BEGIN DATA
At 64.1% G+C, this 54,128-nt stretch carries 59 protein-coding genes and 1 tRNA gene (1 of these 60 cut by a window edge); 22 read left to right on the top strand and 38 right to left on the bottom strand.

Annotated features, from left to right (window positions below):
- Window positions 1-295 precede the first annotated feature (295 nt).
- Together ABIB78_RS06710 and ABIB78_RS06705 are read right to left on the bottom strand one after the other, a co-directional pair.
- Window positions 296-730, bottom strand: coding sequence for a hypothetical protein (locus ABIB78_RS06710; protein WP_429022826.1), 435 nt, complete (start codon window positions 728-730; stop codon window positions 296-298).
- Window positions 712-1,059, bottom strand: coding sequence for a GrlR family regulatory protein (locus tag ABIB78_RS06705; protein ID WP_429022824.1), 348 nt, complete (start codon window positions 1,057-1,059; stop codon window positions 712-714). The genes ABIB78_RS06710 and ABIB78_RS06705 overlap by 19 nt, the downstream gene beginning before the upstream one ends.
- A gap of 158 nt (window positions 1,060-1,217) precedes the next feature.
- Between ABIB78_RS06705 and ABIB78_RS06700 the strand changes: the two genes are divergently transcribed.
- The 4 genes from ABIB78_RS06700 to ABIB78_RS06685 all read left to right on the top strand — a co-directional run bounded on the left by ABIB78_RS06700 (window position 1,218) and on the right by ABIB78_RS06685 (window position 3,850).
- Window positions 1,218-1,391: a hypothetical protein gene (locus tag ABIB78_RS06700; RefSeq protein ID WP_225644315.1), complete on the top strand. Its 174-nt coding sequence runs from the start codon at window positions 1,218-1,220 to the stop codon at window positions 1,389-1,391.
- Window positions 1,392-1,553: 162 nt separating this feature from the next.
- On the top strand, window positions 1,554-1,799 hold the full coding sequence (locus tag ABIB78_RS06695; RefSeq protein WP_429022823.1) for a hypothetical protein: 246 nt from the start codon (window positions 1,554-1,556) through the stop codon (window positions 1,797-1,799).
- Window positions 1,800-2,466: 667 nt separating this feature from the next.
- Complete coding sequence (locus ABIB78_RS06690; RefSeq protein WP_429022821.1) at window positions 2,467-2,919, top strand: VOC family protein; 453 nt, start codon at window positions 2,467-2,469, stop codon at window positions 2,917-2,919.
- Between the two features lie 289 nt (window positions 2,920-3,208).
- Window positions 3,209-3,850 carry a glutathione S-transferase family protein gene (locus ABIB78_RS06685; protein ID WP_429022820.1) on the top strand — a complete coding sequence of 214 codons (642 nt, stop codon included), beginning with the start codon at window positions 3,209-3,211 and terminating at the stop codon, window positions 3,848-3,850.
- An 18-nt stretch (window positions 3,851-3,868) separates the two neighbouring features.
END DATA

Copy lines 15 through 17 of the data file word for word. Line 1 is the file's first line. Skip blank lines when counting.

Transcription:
- Between the two features lie 289 nt (window positions 2,920-3,208).
- Window positions 3,209-3,850 carry a glutathione S-transferase family protein gene (locus ABIB78_RS06685; protein ID WP_429022820.1) on the top strand — a complete coding sequence of 214 codons (642 nt, stop codon included), beginning with the start codon at window positions 3,209-3,211 and terminating at the stop codon, window positions 3,848-3,850.
- An 18-nt stretch (window positions 3,851-3,868) separates the two neighbouring features.